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Services / End of Life Care


Euthanasia – Your Final Goodbye and The Greatest Gift You Can Give

Every pet parent would love for their beloved companion to live forever. Unfortunately, the worst part of pet ownership is knowing that they will live much shorter lives than we do. Each animal we bring in to our family only stays with us for a short fraction of our lives, but we are there for our pets’ entire lives. When your puppy turns grey and can no longer run through the house like she used to or your cat starts finding it to difficult to climb the stairs, it is your responsibility to make their remaining time as comfortable and enjoyable as possible. No one wants to imagine their pet suffering due to injury or illness; when an animal is no longer able to live an enjoyable life, euthanasia is the kindest and most selfless gift that we can share with our pets. While it may be the right choice, it is still one that is incredibly difficult for you to make.

Whether your relationship spans decades or just a handful of years, you’ve probably seen one another at your highest and lowest points. Our pets are often the ones who help us through the most difficult parts of our lives – that’s why it is so important to find the right way to say goodbye to them when the time is right.

Every pet, illness and situation is different. There is no single rule that can be followed for when it is time to help your best friend say goodbye. You also may benefit from having a caring friend who is not as emotionally involved in the situation as you are to help you gain perspective and really “see” what is happening with your pet.

Remember that pets live in the moment! When our pets aren’t feeling well, they don’t reflect on all of the great days they have had before, or ponder what the future will bring. All they know is how they feel today.

Trying to measure your pets’ “quality of life” can be difficult, but here are some ways that may help:

Is life a joy or a drag? Our pets may not be able to talk to us and tell us how they are doing, but if we pay close attention, there are clues that can help us answer that question

The Rule of Five Good Things: Pick the top five things that your pet loves to do. Write them down. When he or she can no longer do three or more of them, quality of life has been impacted.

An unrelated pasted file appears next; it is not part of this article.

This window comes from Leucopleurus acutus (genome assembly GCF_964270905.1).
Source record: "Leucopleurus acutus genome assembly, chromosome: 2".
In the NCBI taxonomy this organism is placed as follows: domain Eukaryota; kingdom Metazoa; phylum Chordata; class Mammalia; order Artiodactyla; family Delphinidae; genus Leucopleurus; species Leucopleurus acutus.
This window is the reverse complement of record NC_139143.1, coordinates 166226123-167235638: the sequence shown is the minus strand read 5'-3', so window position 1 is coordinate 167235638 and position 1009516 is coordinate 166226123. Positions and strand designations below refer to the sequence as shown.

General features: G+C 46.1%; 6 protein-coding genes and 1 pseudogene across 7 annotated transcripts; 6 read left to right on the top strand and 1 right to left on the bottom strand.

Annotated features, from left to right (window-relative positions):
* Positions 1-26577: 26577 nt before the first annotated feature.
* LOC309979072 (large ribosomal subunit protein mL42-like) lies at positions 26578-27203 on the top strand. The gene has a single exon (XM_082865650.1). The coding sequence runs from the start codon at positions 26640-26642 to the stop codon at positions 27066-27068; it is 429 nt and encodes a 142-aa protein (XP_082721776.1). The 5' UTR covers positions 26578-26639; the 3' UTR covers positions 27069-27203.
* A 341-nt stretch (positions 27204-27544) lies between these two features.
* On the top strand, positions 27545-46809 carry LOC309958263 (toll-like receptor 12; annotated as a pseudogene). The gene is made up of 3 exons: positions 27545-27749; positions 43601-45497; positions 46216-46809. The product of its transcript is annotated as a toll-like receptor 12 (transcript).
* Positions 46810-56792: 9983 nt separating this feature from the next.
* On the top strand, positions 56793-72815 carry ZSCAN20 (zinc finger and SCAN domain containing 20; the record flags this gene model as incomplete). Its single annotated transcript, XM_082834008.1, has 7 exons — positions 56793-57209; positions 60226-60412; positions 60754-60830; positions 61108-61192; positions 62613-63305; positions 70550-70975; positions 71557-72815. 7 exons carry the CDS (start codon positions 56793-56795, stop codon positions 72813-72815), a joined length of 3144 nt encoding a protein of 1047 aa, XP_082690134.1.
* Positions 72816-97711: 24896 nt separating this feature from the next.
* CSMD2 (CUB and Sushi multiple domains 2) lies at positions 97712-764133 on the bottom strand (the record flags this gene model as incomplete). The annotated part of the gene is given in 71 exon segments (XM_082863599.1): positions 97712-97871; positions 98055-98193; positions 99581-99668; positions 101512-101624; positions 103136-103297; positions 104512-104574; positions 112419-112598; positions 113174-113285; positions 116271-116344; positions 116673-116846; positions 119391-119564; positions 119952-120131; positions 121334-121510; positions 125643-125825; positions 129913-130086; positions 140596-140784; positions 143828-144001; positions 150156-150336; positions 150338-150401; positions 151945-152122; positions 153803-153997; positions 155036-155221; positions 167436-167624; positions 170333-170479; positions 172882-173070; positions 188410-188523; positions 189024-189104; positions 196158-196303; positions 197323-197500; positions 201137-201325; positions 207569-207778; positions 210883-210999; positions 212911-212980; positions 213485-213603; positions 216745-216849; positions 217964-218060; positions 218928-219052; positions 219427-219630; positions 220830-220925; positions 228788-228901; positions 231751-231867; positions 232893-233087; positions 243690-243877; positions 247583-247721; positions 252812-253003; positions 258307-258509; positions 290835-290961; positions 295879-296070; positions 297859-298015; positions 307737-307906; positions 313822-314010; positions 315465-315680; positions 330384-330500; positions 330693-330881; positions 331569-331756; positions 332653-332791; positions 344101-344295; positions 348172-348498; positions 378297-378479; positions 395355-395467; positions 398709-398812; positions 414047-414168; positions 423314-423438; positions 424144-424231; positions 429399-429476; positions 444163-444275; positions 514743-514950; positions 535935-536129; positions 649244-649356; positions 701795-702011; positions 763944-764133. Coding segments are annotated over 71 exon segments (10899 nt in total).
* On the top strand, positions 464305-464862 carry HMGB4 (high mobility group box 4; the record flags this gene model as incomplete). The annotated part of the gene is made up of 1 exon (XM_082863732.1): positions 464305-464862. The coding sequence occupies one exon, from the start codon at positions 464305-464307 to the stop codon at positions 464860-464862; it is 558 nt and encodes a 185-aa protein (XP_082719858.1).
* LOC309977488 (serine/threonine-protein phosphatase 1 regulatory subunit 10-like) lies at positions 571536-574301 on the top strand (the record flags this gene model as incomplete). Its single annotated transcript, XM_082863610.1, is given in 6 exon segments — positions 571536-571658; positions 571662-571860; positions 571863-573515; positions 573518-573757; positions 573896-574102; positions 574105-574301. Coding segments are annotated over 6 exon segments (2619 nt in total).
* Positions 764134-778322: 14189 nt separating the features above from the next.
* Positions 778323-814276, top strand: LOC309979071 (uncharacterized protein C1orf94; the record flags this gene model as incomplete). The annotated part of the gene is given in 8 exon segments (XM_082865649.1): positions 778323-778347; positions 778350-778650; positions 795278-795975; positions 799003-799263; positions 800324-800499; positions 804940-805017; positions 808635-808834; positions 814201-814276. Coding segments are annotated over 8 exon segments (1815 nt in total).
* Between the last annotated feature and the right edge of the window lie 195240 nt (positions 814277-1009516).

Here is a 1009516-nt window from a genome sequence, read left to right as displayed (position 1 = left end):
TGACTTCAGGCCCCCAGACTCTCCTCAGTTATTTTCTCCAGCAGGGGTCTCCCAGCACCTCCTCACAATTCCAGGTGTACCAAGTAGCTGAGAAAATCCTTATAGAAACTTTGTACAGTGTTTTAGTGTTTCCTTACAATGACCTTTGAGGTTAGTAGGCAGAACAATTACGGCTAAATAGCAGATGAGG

Good Days vs Bad Days: Tracking the days when your pet is feeling good as well as the days when he or she is not feeling well can be helpful. A check mark for good days and an X for bad days on your calendar can help you determine when a loved one is having more bad days than good.

HHHHHMM: Dr. Alice Villalobos is a well-known veterinary oncologist. Her HHHHHMM Quality of Life Scale is another useful tool. The five H’s are: Hurt, Hunger, Hydration, Happiness, Hygiene (the ability to keep the pet clean from bodily waste); the M’s are Mobility and More (as in, more good days than bad). Dr. Villalobos recommends grading each category on a scale of 1-10; if the majority of categories are ranked 5 or above, continuing with supportive care is okay.

Click the image below to be taken to the HHHHHMM Quality of Life Scale.

quality of life

How does the process actually happen?

We will sedate your pet so they are able to relax and become a little bit sleepy before proceeding with anything else. An IV catheter will be placed and an injection of a general anesthetic will cause your pet to become unconscious – they will be completely asleep and will not feel anything that follows. An injection of a concentrated anesthetic will then be given (acts as an overdose); it is very quick and very peaceful. Within a few seconds, the heart will stop and any circulation within the body will stop and the pet will pass away peacefully.

If you feel that seeing your pet during any point of the process above would be very upsetting to you, you may elect not to be present during the process but view the body afterwards.

Sometimes the grief of losing a pet can overwhelm us when we come in for the euthanasia appointment – you are welcome to take the time you need before and after the appointment with your beloved pet.

You may want to consider having a friend or family member come with you in case you are unable to drive.

Aftercare

You have several options for the aftercare of your pet

  1. You may choose to take your pet home and have a burial at your cottage or on your personal land. Please be advised however, that there is a bylaw prohibiting the burial of remains within the city of Orillia.
  2. Communal cremation. This is where your pet will be cremated with other animals and their combined ashes are buried at the company’s pet cemetery. It is important to note that with communal cremation, you will not receive your pets’ cremains.
  3. Individual cremation. Your pet will be cremated individually and their cremains will be returned to you in an urn of your choice. Alternatively, you can choose to have the cremains returned to you in a satin pouch if you wish to scatter or burry their ashes.

With whichever decision you make, you may choose to take their collar home with you, or send it with your pet for cremation. You may also decide to bring their favourite toy or blanket to have them cremated with.

We also offer ink paw prints and hair clippings at no additional cost.

At Pine Grove Veterinary Hospital (change for to appropriate hospital), we are here to help you and your pets through what we know is a difficult and heartbreaking time in your lives.

© Allin Veterinary Professional Corporation